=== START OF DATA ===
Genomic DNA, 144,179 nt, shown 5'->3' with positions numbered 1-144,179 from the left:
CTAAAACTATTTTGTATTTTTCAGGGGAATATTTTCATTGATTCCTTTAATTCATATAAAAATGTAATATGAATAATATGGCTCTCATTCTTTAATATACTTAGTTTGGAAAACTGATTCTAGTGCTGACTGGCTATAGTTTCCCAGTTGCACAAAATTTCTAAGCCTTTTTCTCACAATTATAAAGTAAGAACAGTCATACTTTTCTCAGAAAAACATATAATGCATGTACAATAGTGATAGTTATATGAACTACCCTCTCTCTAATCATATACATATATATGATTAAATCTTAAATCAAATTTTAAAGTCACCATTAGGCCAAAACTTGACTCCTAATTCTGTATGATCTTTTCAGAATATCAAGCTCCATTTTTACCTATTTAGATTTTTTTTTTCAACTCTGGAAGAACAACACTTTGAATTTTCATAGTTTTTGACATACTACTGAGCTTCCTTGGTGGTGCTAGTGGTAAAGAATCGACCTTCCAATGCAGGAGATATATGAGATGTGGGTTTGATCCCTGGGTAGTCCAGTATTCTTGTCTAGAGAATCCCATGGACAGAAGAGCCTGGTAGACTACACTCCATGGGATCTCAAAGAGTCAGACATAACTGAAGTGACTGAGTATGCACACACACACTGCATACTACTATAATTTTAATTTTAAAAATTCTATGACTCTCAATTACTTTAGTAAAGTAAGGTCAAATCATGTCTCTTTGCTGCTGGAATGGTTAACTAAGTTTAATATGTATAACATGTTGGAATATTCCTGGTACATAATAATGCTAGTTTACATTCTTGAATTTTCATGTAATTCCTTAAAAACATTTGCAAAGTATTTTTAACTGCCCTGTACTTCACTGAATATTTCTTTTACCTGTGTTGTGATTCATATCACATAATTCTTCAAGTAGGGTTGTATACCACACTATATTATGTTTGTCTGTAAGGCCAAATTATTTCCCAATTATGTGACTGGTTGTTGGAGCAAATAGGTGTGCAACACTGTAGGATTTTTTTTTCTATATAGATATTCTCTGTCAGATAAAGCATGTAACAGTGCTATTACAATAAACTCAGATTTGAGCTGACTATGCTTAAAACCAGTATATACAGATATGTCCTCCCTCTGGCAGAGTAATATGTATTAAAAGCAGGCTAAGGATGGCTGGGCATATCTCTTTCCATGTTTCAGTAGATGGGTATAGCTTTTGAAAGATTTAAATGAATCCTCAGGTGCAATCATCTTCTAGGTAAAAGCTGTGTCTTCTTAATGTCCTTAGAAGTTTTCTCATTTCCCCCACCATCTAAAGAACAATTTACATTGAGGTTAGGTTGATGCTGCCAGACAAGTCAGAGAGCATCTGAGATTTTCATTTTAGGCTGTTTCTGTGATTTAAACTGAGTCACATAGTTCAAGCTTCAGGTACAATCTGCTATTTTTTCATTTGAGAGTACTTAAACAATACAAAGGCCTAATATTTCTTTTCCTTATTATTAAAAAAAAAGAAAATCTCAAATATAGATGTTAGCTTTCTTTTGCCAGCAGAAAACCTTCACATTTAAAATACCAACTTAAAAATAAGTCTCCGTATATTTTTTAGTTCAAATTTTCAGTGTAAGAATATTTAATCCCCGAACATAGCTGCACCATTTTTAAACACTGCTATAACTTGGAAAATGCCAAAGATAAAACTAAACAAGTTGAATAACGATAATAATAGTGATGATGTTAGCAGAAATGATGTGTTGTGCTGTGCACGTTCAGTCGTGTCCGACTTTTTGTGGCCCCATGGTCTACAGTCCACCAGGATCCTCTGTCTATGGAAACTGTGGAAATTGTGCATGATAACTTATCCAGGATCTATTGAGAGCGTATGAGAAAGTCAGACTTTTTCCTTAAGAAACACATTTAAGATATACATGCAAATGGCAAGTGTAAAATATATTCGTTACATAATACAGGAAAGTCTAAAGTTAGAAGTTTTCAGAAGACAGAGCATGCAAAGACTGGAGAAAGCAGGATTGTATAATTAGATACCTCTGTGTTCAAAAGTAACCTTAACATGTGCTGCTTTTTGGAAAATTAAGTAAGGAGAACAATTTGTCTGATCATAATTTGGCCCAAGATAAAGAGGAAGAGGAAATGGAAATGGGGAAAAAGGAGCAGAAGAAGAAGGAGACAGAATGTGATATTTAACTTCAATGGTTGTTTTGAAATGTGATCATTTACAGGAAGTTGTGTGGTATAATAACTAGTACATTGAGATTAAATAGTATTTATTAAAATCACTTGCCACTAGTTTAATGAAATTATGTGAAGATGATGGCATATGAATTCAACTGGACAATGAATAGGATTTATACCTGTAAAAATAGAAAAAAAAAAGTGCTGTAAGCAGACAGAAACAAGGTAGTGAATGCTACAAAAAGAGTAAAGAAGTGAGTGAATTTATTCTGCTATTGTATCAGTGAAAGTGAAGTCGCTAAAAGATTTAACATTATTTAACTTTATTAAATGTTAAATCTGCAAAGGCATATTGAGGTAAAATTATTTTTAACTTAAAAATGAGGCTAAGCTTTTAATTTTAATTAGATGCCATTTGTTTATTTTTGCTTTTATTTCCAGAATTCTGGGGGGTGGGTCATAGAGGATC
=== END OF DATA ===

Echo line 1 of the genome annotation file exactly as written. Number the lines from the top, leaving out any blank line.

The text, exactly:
Genomic DNA, 144,179 nt, shown 5'->3' with positions numbered 1-144,179 from the left: